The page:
Partridge, Norman. Dark Harvest.

It’s Halloween 1963, and every teenaged boy in the unnamed, small Midwestern town is hunting for the October Boy, an evil spirit with a Jack-o-lantern for a head and twisted vines for a body that appears every year. Whoever kills the October Boy wins money and freedom from the hard life offered by the small farming town. Pete McCormack swears to wins this year’s hunt so he can escape the life he’s grown to hate. What starts as a fairly predictable shock-horror tale takes a sharp turn when we learn the real evil runs through the sheriff and mayor, who use the October Boy to control the town. This fast paced thrill ride develops into a meaningful metaphor on escaping the ills of the previous generation.

Shan, Darren. Demonata Number 1: Lord Loss.

Sly teen Grubbs Grady’s life is transformed when he sees his mother, father and older sister fall victim to the power of Lord Loss, a maniacal demon whose only love greater than dishing out pain is the game of chess. With everyone thinking he’s crazy, Grubbs is shuttled off from relative to relative until he finally finds one who believes him: his crazy, reclusive uncle Dervish. His uncle teaches him about the generations-old curse on his family and Grubbs decides he will be the one to end the curse by challenging Lord Loss to a dramatic game of multi-board chess. Winning will free his family from the curse; losing will give his body and soul over to the demon for eternity. Although it owes many of its bloodier ideas to H.P. Lovecraft and Clive Barker, this is a fast read that works as a nice transition for fans of younger series like Goosebumps who want something a little more grown up.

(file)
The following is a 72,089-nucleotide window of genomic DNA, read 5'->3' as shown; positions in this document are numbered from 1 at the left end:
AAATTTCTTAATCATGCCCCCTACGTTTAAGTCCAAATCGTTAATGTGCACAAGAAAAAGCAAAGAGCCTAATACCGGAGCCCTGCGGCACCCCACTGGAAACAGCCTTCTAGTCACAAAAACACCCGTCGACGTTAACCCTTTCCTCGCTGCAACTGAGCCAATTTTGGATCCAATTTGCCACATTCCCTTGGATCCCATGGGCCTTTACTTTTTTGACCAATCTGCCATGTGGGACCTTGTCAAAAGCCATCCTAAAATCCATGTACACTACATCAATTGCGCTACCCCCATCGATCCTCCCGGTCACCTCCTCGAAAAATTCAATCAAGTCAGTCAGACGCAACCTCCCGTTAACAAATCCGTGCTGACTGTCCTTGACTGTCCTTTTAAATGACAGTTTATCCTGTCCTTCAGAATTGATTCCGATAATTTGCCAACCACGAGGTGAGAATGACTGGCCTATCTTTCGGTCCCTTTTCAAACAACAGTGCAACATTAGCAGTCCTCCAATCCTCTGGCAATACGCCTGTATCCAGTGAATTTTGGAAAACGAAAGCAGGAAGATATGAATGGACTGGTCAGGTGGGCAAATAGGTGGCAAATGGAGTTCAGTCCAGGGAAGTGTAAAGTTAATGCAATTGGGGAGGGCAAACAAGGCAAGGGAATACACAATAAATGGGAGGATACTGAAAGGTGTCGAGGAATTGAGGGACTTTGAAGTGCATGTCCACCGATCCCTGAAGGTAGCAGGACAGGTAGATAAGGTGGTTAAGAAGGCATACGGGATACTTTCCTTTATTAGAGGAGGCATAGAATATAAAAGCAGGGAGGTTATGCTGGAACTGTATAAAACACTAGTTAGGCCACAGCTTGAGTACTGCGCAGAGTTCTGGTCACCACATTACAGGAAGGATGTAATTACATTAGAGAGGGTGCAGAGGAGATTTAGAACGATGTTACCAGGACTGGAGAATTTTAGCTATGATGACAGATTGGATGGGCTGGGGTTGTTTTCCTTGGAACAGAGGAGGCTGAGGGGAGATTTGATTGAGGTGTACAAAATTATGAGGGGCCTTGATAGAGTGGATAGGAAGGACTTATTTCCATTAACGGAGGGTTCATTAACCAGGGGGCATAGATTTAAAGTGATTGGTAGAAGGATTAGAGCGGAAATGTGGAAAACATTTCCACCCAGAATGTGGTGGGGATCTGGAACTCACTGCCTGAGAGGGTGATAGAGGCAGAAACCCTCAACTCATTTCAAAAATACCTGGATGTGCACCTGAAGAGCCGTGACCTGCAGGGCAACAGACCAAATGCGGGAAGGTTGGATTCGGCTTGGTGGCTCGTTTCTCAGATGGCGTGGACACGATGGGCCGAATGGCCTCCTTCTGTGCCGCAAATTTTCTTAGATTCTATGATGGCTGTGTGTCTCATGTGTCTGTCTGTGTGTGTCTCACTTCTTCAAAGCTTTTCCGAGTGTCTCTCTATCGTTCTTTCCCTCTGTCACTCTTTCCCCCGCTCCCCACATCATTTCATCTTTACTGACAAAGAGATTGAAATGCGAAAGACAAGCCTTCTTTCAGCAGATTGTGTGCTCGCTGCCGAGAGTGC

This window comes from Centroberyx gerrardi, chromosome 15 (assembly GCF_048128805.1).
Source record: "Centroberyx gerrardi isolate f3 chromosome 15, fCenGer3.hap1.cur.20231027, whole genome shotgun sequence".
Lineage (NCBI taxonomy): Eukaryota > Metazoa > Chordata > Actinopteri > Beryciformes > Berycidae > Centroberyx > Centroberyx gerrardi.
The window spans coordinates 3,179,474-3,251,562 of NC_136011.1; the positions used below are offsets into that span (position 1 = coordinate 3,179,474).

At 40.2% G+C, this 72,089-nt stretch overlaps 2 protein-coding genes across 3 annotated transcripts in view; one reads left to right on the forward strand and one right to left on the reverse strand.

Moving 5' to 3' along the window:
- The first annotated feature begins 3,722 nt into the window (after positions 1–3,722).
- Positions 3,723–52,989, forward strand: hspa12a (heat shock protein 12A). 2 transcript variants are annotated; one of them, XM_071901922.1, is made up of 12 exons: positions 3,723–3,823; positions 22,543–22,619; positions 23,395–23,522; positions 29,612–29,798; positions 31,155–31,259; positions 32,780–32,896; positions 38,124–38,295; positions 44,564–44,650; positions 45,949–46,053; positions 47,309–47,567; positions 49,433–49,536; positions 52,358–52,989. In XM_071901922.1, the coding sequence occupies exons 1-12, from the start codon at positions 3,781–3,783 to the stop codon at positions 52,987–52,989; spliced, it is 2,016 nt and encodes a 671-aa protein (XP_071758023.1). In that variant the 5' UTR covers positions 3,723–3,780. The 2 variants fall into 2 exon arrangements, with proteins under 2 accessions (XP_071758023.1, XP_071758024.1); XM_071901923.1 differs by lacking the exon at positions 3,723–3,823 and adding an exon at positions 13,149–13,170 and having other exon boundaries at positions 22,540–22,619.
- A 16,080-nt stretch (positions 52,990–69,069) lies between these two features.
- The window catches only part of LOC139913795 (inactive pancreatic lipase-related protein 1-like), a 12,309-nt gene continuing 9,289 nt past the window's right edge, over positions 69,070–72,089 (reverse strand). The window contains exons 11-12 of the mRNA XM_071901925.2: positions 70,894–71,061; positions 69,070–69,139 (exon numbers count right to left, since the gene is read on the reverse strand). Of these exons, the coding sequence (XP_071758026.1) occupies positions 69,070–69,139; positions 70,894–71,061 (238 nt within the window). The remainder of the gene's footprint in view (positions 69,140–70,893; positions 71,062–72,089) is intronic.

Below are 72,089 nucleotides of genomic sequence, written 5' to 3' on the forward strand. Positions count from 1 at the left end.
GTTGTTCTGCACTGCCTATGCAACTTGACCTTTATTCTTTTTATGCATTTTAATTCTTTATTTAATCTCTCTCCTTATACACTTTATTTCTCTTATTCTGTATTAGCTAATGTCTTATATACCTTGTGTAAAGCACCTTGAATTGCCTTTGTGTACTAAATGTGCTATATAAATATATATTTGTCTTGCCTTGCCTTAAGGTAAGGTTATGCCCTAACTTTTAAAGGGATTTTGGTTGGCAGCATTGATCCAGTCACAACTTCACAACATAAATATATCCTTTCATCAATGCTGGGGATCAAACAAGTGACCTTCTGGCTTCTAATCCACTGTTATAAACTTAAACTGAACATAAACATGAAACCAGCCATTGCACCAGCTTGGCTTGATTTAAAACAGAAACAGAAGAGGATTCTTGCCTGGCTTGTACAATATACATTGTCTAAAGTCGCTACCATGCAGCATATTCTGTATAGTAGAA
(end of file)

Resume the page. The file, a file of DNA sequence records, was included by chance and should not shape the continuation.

Westerfield, Scott. Midnighters #1: The Secret Hour.

Fifteen year old Jessica Day thinks life will be boring when she moves from the big city of Chicago to the small town of Bixby, Oklahoma. But odd things begin to happen at midnight. Everyone except her freezes, seemingly stuck in time, and the town is plagued by ancient monsters that look like flying snakes and giant panthers. Jessica finds some others who aren’t affected and learns the story of a secret hour the monsters use to hide themselves from the human world. The monsters, though, are gearing up for a great offensive against the real world and Jessica alone my hold the power to fight back. This smartly written horror mixes elements of the Twilight Zone and superhero comics, making it a powerfully addictive read.



Anonymous said...

You know, when I was a teenager, I simply graduated to adult horror. But, while Stephen King novels are ok, they aren't and weren't my favourites. However, I had no idea what else to read. This is a great list - I'll have to look out for some of these.

Hebdomeros said...

I skipped over YA books when I was a kid, too. I went straight from John Bellairs to Clive Barker and never really looked back. I'm having lots of fun reading them now, though :)

Holly said...

What a fantastic list! There are lots here like Carmody's The Gathering that I hadn't realised were actually horror since she's predominantly a fantasy writer, and I've often passed over the Midnighters series, but thanks to your list I'll definitely give it a go now!

Matthew Gary Milam said...

I read a few YA novels when i was a kid--didn't think about them being YA--just books from my school library.